One of the most obvious errors of this Seattle Sounders season came from one of the club’s most credentialed players.
Marco Pappa is a two-time MLS All Star and has 30 caps for the Guatemala national team. Still, he is naturally eager to make a good impression with his new teammates and fans in his first season with the Sounders.
But in just his second Seattle appearance, he made the most memorable blunder of the Sounders’ 2-1 loss to Toronto FC, rolling a pass into a great green void, where Jermain Defoe swooped in and turned the gift into what proved to be the winning goal.
“I don’t really think about that,” Pappa said this week. “Soccer players, we can make some mistakes, but the thing is how we’re going to react to those mistakes. You see, each game we’re always making mistakes, and we’re always looking forward to being better and better. But at the end of the day, it is how we react to those things.”
Pappa apparently reacted well. He found himself anchored on the bench for the next two matches, but he appeared in the next four matches and has started the last two. In the 4-1 win over Colorado last weekend, Pappa produced what coach Sigi Schmid said was his best performance as a Sounder.
“Me and my teammates, we are better and better knowing each other and the way we’re playing,” Pappa said. “I think that’s pretty important. I’m feeling better now — my fitness also. I’m feeling I am nearing my real level.”
The club was sold enough on Pappa’s “real level” to use its allocation pick to acquire him early in preseason training.
Over five previous MLS seasons with the Chicago Fire, he had produced 26 goals and 16 assists over 112 appearances. In 2010 he led Chicago with seven goals, and one of those was selected MLS goal of the year.
“Great guy,” said Seattle defender Jalil Anibaba, who also played with Pappa in Chicago. “He lifts the spirits off the field: very lighthearted guy and fun to be around. And obviously on the field, it’s clear what he can do.”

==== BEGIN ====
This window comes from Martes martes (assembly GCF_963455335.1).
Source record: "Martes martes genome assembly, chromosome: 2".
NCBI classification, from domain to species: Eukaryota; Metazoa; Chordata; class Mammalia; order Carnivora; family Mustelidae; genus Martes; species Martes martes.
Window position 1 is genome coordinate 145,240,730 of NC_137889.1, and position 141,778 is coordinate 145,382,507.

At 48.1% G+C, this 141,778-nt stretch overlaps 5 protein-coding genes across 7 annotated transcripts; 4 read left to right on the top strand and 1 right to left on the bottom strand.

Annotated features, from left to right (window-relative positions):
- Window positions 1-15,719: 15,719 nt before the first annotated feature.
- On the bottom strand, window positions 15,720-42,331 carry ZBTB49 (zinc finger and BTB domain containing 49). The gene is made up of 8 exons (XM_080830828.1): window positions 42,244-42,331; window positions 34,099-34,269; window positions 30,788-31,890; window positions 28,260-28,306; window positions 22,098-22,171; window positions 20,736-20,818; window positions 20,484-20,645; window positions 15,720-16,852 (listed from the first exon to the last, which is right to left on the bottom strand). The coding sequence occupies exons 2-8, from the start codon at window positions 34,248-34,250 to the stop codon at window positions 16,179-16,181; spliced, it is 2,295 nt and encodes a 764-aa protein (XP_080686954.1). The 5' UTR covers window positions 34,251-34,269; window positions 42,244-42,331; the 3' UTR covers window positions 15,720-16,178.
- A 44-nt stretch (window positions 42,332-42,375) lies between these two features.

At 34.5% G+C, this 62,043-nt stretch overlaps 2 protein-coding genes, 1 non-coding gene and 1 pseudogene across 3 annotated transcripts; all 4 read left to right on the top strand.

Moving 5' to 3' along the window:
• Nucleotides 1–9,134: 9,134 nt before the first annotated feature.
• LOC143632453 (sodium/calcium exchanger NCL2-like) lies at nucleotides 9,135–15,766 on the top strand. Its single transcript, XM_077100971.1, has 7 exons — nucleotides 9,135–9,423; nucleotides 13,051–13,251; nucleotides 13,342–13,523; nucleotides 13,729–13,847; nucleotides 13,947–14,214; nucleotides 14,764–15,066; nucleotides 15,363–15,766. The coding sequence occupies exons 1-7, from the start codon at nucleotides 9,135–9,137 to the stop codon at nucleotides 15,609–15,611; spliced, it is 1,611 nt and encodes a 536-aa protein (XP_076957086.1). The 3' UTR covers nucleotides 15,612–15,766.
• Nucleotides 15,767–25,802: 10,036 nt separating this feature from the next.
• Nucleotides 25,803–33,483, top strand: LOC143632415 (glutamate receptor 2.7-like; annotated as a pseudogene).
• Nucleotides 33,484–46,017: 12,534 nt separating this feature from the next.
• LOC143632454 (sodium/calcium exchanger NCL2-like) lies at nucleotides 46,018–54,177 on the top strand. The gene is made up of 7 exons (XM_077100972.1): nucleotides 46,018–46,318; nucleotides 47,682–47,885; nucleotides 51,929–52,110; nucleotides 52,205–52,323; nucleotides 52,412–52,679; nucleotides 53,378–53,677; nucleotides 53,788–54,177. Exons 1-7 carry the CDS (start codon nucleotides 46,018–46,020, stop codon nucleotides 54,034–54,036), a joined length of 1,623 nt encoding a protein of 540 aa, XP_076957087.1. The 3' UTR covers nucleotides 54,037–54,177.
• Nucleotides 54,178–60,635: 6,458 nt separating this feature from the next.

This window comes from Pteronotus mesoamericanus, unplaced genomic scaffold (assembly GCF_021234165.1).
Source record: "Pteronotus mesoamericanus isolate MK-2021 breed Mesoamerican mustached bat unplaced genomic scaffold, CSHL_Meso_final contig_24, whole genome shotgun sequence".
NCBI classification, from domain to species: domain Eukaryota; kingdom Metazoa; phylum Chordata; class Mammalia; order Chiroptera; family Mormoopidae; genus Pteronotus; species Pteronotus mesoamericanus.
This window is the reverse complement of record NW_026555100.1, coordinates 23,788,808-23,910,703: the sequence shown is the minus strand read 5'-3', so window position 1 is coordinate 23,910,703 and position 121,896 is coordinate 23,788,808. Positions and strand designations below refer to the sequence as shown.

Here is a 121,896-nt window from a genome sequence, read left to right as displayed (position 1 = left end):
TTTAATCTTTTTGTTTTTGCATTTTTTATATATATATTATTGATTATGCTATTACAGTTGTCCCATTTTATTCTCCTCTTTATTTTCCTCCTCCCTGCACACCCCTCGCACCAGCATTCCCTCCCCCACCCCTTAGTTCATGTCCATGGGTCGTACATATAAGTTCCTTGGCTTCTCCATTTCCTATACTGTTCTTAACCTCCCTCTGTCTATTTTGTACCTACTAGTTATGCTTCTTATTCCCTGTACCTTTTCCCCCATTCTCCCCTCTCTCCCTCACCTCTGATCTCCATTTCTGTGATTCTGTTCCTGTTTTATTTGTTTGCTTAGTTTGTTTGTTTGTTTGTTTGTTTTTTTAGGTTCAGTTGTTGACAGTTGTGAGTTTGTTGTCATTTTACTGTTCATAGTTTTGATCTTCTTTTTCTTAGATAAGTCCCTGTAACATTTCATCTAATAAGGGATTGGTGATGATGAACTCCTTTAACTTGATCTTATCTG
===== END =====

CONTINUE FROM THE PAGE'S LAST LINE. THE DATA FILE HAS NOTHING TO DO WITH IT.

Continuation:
Pappa left Chicago to play the 2012-13 season with SC Heerenveen in the Dutch first division, where he made one start and provided two assists. The club released him in January.
“He came to us having had a stint in Holland that wasn’t as successful as he wanted it to be,” Schmid said. “I think for him it was getting back into the rhythm of playing and playing all the time. … I think he reacted really well: came off the bench, played really well and as a result put himself back on the field.”
It figured that a short time on the bench and playing with the Sounders Reserves wouldn’t shake Pappa. At age 26, he’s already had a decade to understand the ups and downs of professional soccer.
Pappa joined CSD Municipal in his native Guatemala at the age of 16. At 18, he wore his country’s colors for the first time in a 1-0 loss to the United States. At 19, he set off for the USA, taking his career to MLS.
“I came out without family, so the first year was kind of difficult,” he said. “But then you start to have some communication, you start to adapt to the city and the people there. I think it was really important for me as a human person first to grow up in many different ways. For sure I was missing home many times. At the end of the day, it is a choice you make for personal reasons, and now I’m very happy. … When I look backward at my life I see many good steps, so I feel proud sometimes.”